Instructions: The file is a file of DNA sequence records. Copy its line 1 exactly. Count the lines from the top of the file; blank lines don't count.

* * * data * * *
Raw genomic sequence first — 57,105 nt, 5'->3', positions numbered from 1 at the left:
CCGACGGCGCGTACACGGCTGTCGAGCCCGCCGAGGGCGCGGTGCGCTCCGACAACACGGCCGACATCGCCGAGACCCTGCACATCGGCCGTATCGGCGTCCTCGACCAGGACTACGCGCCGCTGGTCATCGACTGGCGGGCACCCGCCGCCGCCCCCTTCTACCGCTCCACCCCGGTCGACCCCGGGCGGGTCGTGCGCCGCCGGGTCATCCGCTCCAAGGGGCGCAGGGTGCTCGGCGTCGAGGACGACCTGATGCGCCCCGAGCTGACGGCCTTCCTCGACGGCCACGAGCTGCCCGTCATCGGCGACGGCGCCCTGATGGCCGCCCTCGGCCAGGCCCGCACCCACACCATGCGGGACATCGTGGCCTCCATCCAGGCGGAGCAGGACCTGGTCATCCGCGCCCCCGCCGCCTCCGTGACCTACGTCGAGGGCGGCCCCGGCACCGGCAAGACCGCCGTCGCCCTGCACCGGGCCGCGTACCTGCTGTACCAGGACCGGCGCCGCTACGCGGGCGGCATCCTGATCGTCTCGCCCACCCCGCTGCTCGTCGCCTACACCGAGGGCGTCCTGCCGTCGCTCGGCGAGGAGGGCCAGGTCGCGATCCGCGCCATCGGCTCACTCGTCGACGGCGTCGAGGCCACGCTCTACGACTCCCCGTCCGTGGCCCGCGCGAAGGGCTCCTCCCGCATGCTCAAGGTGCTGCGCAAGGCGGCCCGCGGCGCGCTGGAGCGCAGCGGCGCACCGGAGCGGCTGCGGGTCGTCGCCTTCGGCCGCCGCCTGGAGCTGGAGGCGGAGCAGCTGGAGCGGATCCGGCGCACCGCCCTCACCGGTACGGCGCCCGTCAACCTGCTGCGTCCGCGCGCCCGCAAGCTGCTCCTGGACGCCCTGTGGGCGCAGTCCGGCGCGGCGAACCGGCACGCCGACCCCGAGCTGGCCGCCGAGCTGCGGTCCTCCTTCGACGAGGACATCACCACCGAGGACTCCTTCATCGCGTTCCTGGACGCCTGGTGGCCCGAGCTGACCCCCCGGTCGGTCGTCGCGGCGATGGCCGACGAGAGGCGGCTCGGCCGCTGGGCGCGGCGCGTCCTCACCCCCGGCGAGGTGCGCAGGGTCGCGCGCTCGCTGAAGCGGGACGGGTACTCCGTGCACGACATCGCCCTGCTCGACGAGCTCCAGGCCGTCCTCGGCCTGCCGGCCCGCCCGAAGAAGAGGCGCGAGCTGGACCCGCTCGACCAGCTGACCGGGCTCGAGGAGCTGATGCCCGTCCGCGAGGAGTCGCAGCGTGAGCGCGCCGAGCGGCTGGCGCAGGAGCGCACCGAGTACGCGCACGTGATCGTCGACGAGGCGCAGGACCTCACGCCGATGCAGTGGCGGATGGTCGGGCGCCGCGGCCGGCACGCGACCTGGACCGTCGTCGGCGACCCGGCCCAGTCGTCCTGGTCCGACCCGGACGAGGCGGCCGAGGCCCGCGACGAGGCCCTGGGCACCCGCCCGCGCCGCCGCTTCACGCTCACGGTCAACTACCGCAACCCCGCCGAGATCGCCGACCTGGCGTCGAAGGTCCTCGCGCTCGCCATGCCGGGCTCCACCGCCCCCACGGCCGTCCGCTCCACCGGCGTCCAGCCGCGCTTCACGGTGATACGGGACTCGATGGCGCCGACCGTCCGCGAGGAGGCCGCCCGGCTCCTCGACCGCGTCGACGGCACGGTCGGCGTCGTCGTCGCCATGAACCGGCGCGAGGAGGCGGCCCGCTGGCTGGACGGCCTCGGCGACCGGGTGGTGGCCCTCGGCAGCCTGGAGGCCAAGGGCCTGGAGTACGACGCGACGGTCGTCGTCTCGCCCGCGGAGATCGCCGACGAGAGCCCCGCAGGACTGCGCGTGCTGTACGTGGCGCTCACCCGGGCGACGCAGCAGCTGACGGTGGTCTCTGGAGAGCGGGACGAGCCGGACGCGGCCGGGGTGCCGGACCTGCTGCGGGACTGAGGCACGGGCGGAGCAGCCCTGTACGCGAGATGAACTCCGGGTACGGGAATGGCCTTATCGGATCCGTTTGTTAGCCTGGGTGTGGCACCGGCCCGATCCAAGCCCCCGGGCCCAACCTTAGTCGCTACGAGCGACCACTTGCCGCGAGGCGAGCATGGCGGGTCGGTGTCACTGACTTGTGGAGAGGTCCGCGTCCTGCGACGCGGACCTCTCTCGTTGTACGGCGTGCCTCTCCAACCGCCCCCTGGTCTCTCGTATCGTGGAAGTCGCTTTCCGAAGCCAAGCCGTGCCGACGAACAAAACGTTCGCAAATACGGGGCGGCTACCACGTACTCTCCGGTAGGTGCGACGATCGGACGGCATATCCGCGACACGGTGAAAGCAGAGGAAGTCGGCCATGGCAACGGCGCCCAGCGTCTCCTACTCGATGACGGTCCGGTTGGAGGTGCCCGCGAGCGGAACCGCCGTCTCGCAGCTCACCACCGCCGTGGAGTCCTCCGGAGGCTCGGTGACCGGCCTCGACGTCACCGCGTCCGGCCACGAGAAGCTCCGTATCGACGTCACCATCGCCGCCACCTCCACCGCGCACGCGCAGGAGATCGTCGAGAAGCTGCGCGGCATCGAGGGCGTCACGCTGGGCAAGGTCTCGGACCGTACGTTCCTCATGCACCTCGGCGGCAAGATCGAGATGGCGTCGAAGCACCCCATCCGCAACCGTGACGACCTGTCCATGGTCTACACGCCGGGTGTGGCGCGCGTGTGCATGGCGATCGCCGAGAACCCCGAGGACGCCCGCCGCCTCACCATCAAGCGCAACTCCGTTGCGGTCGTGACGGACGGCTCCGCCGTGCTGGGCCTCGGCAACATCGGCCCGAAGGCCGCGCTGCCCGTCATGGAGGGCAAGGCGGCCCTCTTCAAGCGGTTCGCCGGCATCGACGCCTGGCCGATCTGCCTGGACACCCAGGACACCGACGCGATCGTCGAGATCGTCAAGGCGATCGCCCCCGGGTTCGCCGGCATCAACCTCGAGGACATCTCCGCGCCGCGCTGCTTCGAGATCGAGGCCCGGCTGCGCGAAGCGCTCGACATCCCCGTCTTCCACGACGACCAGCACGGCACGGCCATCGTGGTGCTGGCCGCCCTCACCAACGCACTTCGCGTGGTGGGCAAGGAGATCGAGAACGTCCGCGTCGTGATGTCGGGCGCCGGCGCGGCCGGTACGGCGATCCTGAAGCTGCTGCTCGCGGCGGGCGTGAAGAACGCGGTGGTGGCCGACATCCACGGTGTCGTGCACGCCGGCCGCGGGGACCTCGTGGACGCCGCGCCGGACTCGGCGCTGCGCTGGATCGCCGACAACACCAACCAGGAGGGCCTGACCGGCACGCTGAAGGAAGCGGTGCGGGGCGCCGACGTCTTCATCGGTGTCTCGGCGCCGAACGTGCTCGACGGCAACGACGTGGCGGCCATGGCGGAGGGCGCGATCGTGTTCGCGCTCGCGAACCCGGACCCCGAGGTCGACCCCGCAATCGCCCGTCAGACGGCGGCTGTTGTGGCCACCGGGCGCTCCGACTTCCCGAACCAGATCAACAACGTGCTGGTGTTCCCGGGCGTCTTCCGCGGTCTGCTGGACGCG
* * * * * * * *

Raw genomic sequence first — 57,105 nt, 5'->3', positions numbered from 1 at the left: